Hip Squares

New doc uncovers the stories behind classic album art

Despite the old maxim about books, we’re expected to judge a record album by its cover. By careful design, these 12-inch squares meld art and marketing in iconic images and photographs that often make the LP a work of visual, as well as musical, creativity.

Many have come with unknown but fascinating backstories, nuggets of cultural history that Marin filmmaker Eric Christensen mines in his new documentary The Cover Story.

“Some of the stories behind the albums I knew—they’re legendary—but with many, I uncovered stories of what it took to take the photograph or do the artwork,” he explains. “One of the really interesting ones is the Doors album cover that Henry Diltz did for Morrison Hotel, how they had to sneak into the hotel and take one shot and that was it.”

Along with photographers, graphic artists are the stars of The Cover Story, including several who are “intrinsically linked” with specific performers, among them Roger Dean (Yes), Storm Thorgerson (Pink Floyd) and Stanley Mouse and Alton Kelley (the Grateful Dead). They naturally welcomed the chance to discuss their work, Christensen says, but musicians, too, were happy to contribute. “They sort of lit up when asked about how the artwork links with the music, and what went into the decisions” about their covers, Christensen says.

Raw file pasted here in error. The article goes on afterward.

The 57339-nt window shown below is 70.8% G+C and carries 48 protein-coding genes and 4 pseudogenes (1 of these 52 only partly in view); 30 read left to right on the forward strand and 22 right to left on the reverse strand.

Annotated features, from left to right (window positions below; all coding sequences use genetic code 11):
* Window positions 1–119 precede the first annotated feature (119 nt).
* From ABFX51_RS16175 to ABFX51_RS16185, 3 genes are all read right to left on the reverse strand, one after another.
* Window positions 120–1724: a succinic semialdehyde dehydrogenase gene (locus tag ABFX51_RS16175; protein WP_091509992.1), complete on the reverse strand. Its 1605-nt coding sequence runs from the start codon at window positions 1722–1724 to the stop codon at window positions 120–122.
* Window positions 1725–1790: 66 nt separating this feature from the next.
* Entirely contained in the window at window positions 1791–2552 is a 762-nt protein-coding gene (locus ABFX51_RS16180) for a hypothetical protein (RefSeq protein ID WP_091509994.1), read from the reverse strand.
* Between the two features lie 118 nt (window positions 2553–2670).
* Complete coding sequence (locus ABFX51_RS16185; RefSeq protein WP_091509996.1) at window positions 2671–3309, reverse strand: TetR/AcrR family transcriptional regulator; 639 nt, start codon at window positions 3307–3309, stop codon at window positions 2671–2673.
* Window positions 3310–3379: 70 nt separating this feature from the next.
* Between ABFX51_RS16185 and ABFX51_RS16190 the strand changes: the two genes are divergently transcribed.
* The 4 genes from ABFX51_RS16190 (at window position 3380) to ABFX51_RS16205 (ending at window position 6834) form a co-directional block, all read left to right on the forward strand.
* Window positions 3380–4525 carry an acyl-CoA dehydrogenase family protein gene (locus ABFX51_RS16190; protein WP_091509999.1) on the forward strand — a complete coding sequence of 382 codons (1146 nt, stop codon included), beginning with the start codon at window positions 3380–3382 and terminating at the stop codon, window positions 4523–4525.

The stories behind other album art, like Nirvana’s Nevermind, took considerable digging. The swimming baby seen underwater is now a young adult, who seems rather bemused by the whole thing.

More intensive detective work was required to identify and locate the then-11-year-old girl seen topless and holding a model spaceship on the original cover of the lone album by 1970s supergroup Blind Faith.

Even though the photographer refused to help, Christensen found her—and persuaded her to tell her story on camera. “She was a young girl and had no compunction about posing for it,” he recounts. “The way she feels now is she’s glad that people talk about it and are interested in it.”

Blind Faith was quickly repackaged with a standard band-photo cover in the United States, making it the second high-visibility case of what Christensen calls “banned covers.” (The first was the Beatles’ hastily recalled “butcher” cover for Yesterday and Today.)

“There’s a funny one where the Mamas and Papas, fully clothed, are in a bathtub, but Dunhill records put a sticker over the toilet, ’cause the toilet was dirty and they thought that was too gross,” the filmmaker notes. Several others are also featured in the film.

“A lot of these have become collectibles,” he notes, and “have a certain place in the history.”

‘The Cover Story’ screens April 13 at the Sonoma International Film Festival and April 15 at the Rafael Film Center.